Teaching, like sports coaching, is a rewarding profession that requires an all-round skill set. It’s about putting yourself in front of a class of pupils and inspiring them to develop and learn every single day.
So, what specific skills do all teachers need? Here’s our guide to ten talents everyone needs in education...
Handwriting: You need to set an example and your handwriting is an important part of that. Writing on the board needs to be clear – whatever age group you teach – and transmit the sort of standard you expect among your pupils. This is especially important in Early Years.
Spelling and grammar: Similarly, you must make sure your spelling and grammar is watertight on displays and when marking – there’s nothing more embarrassing than misplacing a comma on a poster and having it pointed out by a pupil.
Creativity: Teaching is about imparting your knowledge to pupils and that often means coming up with creative ways to capture the imagination. It’s about being able to take a set of teaching resources and use them to good effect in engaging lessons.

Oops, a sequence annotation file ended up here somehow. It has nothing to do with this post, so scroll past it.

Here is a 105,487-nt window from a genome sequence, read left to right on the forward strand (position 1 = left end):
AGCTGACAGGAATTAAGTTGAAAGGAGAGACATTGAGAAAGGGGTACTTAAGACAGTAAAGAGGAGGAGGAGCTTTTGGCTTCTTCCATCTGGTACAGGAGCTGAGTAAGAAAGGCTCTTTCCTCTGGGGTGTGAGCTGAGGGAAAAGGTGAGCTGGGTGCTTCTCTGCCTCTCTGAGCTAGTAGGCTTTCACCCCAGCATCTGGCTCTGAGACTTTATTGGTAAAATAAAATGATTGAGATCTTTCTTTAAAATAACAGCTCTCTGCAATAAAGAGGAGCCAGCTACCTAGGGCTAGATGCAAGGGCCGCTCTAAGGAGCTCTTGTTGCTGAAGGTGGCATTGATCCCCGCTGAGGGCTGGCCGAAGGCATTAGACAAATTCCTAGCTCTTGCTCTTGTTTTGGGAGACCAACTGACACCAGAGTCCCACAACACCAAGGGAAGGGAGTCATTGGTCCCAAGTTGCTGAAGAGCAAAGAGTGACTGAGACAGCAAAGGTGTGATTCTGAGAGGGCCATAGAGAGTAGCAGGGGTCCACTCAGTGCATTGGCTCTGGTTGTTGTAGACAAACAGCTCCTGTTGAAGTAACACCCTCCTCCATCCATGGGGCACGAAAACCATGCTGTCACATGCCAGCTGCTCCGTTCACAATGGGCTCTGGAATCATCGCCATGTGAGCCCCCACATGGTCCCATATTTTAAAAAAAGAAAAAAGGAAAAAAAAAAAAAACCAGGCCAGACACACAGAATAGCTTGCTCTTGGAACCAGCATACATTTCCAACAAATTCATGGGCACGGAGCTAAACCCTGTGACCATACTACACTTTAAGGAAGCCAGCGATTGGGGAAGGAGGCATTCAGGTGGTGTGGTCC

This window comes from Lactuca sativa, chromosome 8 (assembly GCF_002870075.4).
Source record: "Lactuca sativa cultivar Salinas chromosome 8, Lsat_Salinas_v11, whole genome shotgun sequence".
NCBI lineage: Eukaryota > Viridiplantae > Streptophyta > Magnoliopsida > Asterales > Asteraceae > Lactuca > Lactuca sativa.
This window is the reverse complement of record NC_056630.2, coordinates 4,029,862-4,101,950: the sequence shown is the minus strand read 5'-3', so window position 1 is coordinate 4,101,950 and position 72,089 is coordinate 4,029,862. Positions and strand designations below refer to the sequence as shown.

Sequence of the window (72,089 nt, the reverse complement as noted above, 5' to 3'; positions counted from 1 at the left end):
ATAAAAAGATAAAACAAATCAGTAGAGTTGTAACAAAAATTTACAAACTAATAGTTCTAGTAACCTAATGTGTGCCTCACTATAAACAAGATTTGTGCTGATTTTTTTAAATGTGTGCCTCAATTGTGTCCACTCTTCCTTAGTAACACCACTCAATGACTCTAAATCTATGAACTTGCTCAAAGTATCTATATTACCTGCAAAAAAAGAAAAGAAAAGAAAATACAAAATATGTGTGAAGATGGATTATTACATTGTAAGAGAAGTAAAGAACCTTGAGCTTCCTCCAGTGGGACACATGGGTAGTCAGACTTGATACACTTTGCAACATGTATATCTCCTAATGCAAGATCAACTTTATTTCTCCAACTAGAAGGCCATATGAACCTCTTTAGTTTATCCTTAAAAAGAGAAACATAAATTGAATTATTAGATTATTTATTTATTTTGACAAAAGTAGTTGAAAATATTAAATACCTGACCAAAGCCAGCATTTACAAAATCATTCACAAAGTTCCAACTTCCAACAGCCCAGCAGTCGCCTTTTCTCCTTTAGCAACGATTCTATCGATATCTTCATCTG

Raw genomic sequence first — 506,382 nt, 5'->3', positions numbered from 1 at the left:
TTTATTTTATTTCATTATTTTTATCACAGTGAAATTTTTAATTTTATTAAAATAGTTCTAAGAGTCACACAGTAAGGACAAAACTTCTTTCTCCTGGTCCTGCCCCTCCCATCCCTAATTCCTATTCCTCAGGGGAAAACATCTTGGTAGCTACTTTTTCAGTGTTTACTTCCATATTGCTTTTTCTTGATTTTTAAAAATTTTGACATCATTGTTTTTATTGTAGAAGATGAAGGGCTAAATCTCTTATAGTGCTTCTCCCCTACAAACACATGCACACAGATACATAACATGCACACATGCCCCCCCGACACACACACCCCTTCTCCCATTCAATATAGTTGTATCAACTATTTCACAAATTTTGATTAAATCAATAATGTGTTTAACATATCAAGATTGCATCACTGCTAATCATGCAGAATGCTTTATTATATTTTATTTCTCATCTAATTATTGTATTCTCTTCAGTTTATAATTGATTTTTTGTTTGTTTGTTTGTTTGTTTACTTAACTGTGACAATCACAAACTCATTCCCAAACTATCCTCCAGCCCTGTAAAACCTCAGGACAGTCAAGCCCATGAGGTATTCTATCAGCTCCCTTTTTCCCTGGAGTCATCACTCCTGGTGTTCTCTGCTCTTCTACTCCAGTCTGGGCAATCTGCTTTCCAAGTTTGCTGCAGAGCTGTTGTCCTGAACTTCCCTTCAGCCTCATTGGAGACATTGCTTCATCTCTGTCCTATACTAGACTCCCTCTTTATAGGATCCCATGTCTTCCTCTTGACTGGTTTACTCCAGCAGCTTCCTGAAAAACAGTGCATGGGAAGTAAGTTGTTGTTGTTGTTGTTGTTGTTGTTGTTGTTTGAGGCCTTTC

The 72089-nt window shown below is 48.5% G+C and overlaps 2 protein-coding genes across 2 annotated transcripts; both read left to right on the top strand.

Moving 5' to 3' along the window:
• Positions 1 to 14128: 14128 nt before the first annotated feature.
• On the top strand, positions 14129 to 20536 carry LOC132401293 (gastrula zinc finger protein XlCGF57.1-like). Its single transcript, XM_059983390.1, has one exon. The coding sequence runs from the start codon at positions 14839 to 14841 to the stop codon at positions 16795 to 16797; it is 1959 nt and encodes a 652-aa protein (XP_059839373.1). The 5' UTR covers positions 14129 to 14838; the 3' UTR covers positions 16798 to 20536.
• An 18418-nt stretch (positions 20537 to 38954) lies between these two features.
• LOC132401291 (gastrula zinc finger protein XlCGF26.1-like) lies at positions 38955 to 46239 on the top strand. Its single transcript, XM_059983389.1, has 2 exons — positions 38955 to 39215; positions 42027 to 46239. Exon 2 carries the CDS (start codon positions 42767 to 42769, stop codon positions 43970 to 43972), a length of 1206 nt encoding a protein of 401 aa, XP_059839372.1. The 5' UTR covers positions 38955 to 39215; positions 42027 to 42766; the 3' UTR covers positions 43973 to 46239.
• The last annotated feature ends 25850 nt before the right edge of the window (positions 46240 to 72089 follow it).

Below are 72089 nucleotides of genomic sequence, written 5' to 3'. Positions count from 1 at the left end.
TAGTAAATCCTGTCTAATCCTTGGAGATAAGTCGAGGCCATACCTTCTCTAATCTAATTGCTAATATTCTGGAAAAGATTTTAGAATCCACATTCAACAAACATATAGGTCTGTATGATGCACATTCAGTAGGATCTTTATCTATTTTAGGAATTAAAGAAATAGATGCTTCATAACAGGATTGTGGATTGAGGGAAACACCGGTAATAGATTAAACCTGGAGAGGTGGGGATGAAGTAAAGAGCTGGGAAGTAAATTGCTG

Stamina: A school day might end at around 3.30pm but the pace can be pretty relentless, with a constant stream of lessons, activities, disciplinary matters, assemblies and pastoral issues during the day. Then, when the kids go home, the meetings, marking, planning and preparation starts. You have to be ready to work hard. Speaking of which…
Thick skin: No matter how smart your friends and family, they’re bound to spout the same old clichés about you having loads of holidays. You have to be ready to laugh that off. You know it’s wrong and they should too, really.
Knowledgeable: Secondary school teachers clearly need knowledge of their specialist subject but this applies to primary teachers too – with the need to be up to speed with new techniques and guidelines.
Flexible: You have to be able to adapt to the circumstances you find yourself in as a teacher. In the short team that means being able to react if things don’t go to plan in the classroom and in the long term that means changing your planning and teaching to reflect new assessment criteria and
Team player: You might think teaching is a fairly solo activity – you are, after all, the only focus of attention at the front of the room. While it’s true that being in charge of a class gives you some element of control over your working week, it is essential that you work effectively with your colleagues. You’ll probably need to work with a year group partner, team leaders, subject leaders and senior management to deliver the most effective performance.
Communication: It’s vital that you are able to talk in front of a group and are able to explain yourself in a clear and concise way.
Passion: You need to care about your job as a teacher and have a real passion for delivering results and helping the children you teach to get the best from their potential.